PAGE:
Pole plant noise report in City of Campbell River’s hands

The city conducted sound tests and found the plant to be in violation of the public nuisance bylaw

The owners of a controversial pole peeler operation submitted a report Friday with possible solutions to the noise that has area residents up in arms.

After receiving complaints from 45 people living near the Duncan Bay Road plant, the city conducted sound tests and found the plant to be in violation of the public nuisance bylaw.

As a result, pole plant owner Northern Pressure Treated Wood, was forced to hire an independent sound consultant to come up with options for sound abatement.

The city gave the company a Feb. 24 deadline to come back with a report.

Peter Wipper, city clerk, said the owner submitted a report to the city late last Friday.

“I was pleased they provided it within the timeline we gave them,” Wipper said. “Staff are reviewing it right now and will forward it to council for its consideration at the next council meeting on March 6.”

Wipper confirmed the report, done by BKL Consultants Ltd. out of North Vancouver, does include “things that could be done to the plant to lower the noise” but said the contents will not be made public until the council meeting.

Neighbours say the pole peeler, which began operating on Jan. 23, emits a high-pitch screetch that has ruined their quality of life.

Pole plant site manager Bill Boutilier said earlier this month the plant had already taken a number of measures to try and muffle the noise, including putting up vinyl strips in the doorway of the building, which encloses the debarker, and insulating the walls with plywood, both inside and out.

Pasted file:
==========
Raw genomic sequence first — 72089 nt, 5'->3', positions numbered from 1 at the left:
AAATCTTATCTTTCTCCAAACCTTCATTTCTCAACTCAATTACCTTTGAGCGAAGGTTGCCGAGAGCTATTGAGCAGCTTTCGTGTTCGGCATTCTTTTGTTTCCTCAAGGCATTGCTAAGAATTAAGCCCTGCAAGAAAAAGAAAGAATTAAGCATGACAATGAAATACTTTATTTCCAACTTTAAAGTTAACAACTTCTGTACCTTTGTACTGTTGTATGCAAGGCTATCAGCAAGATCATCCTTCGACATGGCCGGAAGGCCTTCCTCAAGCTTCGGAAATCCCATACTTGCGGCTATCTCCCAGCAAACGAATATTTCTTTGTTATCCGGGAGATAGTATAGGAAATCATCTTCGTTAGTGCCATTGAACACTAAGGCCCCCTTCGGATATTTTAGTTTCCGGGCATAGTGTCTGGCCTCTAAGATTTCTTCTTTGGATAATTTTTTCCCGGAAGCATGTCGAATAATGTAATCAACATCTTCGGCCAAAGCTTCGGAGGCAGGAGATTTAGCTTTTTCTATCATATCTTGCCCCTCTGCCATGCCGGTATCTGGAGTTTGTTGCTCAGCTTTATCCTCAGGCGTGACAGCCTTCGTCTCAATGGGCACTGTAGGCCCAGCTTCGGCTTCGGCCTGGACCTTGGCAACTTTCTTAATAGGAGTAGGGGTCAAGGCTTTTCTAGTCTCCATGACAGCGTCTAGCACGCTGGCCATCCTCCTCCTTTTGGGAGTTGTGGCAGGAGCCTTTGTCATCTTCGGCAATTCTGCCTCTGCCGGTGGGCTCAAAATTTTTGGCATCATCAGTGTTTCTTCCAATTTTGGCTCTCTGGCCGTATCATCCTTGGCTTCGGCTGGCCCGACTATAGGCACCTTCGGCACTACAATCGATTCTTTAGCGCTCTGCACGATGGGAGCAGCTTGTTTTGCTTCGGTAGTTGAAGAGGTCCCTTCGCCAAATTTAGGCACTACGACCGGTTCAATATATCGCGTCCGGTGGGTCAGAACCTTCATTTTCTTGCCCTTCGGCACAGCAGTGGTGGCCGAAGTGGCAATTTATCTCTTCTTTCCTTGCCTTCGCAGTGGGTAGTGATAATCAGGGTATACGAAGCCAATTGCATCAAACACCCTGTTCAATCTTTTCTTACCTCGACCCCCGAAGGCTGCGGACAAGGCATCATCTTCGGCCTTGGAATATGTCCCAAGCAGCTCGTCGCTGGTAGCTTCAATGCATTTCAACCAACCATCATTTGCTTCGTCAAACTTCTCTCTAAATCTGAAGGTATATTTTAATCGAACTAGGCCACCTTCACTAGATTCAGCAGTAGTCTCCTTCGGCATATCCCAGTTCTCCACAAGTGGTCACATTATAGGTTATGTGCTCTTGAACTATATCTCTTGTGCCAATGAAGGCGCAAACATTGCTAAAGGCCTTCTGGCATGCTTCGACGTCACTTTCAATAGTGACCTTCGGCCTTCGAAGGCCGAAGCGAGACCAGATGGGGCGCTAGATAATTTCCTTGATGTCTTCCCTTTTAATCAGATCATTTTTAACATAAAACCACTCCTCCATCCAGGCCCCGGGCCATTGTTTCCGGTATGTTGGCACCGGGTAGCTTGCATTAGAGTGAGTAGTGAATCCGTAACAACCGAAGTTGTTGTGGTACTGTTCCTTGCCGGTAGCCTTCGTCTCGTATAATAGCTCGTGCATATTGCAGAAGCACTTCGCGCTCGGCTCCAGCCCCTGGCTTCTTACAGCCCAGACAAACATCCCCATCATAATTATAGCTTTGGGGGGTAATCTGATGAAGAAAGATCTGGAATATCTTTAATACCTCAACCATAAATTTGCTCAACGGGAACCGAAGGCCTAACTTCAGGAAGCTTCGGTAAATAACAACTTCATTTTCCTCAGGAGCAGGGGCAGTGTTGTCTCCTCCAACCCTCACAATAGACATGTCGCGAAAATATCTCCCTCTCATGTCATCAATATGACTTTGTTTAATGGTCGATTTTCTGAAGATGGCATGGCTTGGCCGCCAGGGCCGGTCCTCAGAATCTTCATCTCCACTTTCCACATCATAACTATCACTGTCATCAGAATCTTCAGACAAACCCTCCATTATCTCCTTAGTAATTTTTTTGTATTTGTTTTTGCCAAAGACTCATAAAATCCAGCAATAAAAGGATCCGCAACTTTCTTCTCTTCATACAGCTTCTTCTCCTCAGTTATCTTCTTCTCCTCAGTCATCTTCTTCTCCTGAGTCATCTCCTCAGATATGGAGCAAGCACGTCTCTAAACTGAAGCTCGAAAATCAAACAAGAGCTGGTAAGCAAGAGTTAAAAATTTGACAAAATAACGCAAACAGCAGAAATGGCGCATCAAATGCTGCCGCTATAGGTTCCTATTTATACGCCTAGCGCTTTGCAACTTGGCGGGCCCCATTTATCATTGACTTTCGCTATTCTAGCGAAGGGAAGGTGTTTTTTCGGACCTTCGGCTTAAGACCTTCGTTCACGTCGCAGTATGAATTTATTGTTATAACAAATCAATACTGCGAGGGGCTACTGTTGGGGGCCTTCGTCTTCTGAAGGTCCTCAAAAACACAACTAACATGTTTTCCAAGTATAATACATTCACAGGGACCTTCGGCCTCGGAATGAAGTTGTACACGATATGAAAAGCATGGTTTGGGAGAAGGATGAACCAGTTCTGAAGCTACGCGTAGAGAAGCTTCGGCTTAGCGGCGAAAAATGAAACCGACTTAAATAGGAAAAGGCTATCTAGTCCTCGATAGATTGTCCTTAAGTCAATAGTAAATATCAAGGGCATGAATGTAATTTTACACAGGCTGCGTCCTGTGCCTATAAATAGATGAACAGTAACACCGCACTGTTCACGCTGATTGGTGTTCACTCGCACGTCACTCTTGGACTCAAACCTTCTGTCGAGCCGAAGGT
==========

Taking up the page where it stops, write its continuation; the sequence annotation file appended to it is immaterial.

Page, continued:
Boutilier said his three-man crew were planning to put up more vinyl but decided to wait until the sound consultants came up with their own noise abatement options.

Meanwhile, Duncan Bay Road neighbours are threatening to sue the city if conditions do not improve.

“We are seeking legal advice and have been talking to lawyers,” said Corinne Matheson, who lives on nearby Gordon Road. “At this time I cannot confirm any action to sue the city, though it’s being considered, unless they relocate the plant.”

Matheson said she hopes, at the end of the day, the city will admit it made a mistake in allowing the pole plant (which is on industrial-zoned land) to locate so close to residential homes.

“I hope the city staff have the guts to do what is right and correct this very terrible wrong that has been forced upon this neighbourhood, by relocating this pole plant far away from any residential neighbourhood,” Matheson said. “I do not believe that trying to get the sound lower will help alleviate our stress, as even on rainy days when the sound is dampened quite a bit, it still sounds like a mosquito buzzing in my ear non stop. It is enough to drive me mental.”

Neighbour Connie Cawley, after learning the city had requested the sound report, said the city’s efforts are too little, too late.

“I think it’s way past time for a study,” Cawley said. “That should have been done before and they should have gone and seen other plants in operation, that’s part of (their) responsibility as a public official.”